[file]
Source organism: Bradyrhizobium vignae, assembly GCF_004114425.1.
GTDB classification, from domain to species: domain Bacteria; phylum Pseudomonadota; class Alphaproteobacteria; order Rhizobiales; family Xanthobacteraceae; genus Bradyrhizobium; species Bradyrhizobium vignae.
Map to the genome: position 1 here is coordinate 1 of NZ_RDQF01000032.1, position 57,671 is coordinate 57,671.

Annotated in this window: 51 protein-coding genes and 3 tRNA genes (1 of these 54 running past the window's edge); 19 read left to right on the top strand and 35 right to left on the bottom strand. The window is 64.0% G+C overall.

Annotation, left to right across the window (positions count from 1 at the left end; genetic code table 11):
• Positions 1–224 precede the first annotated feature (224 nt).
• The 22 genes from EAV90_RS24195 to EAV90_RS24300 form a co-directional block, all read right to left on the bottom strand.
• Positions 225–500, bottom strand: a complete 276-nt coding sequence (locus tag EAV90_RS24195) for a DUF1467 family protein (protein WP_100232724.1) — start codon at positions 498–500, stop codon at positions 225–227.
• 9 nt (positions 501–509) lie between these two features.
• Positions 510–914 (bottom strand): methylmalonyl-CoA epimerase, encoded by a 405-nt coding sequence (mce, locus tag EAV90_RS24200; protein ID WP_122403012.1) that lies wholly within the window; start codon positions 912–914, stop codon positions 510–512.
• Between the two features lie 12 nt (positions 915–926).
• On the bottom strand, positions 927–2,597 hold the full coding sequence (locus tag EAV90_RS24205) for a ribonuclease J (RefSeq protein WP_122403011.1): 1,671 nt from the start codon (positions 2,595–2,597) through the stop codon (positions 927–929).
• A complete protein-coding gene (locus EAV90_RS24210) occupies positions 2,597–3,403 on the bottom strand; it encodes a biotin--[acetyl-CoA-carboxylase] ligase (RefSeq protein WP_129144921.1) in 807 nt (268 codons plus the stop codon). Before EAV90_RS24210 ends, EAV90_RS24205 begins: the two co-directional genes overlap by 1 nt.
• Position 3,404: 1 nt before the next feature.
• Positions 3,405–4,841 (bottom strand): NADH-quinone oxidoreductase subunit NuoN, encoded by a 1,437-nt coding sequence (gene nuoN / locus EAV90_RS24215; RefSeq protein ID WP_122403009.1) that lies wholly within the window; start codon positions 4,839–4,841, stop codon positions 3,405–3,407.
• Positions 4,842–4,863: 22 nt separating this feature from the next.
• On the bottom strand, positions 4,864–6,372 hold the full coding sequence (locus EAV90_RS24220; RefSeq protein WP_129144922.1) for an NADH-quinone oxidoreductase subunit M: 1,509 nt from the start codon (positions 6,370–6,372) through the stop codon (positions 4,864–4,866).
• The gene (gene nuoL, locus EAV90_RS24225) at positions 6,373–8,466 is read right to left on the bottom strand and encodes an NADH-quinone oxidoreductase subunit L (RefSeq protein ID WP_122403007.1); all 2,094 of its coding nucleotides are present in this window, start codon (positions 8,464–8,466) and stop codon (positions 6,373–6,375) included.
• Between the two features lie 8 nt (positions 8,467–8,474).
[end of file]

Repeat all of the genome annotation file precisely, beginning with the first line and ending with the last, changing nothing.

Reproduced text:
Source organism: Bradyrhizobium vignae, assembly GCF_004114425.1.
GTDB classification, from domain to species: domain Bacteria; phylum Pseudomonadota; class Alphaproteobacteria; order Rhizobiales; family Xanthobacteraceae; genus Bradyrhizobium; species Bradyrhizobium vignae.
Map to the genome: position 1 here is coordinate 1 of NZ_RDQF01000032.1, position 57,671 is coordinate 57,671.

Annotated in this window: 51 protein-coding genes and 3 tRNA genes (1 of these 54 running past the window's edge); 19 read left to right on the top strand and 35 right to left on the bottom strand. The window is 64.0% G+C overall.

Annotation, left to right across the window (positions count from 1 at the left end; genetic code table 11):
• Positions 1–224 precede the first annotated feature (224 nt).
• The 22 genes from EAV90_RS24195 to EAV90_RS24300 form a co-directional block, all read right to left on the bottom strand.
• Positions 225–500, bottom strand: a complete 276-nt coding sequence (locus tag EAV90_RS24195) for a DUF1467 family protein (protein WP_100232724.1) — start codon at positions 498–500, stop codon at positions 225–227.
• 9 nt (positions 501–509) lie between these two features.
• Positions 510–914 (bottom strand): methylmalonyl-CoA epimerase, encoded by a 405-nt coding sequence (mce, locus tag EAV90_RS24200; protein ID WP_122403012.1) that lies wholly within the window; start codon positions 912–914, stop codon positions 510–512.
• Between the two features lie 12 nt (positions 915–926).
• On the bottom strand, positions 927–2,597 hold the full coding sequence (locus tag EAV90_RS24205) for a ribonuclease J (RefSeq protein WP_122403011.1): 1,671 nt from the start codon (positions 2,595–2,597) through the stop codon (positions 927–929).
• A complete protein-coding gene (locus EAV90_RS24210) occupies positions 2,597–3,403 on the bottom strand; it encodes a biotin--[acetyl-CoA-carboxylase] ligase (RefSeq protein WP_129144921.1) in 807 nt (268 codons plus the stop codon). Before EAV90_RS24210 ends, EAV90_RS24205 begins: the two co-directional genes overlap by 1 nt.
• Position 3,404: 1 nt before the next feature.
• Positions 3,405–4,841 (bottom strand): NADH-quinone oxidoreductase subunit NuoN, encoded by a 1,437-nt coding sequence (gene nuoN / locus EAV90_RS24215; RefSeq protein ID WP_122403009.1) that lies wholly within the window; start codon positions 4,839–4,841, stop codon positions 3,405–3,407.
• Positions 4,842–4,863: 22 nt separating this feature from the next.
• On the bottom strand, positions 4,864–6,372 hold the full coding sequence (locus EAV90_RS24220; RefSeq protein WP_129144922.1) for an NADH-quinone oxidoreductase subunit M: 1,509 nt from the start codon (positions 6,370–6,372) through the stop codon (positions 4,864–4,866).
• The gene (gene nuoL, locus EAV90_RS24225) at positions 6,373–8,466 is read right to left on the bottom strand and encodes an NADH-quinone oxidoreductase subunit L (RefSeq protein ID WP_122403007.1); all 2,094 of its coding nucleotides are present in this window, start codon (positions 8,464–8,466) and stop codon (positions 6,373–6,375) included.
• Between the two features lie 8 nt (positions 8,467–8,474).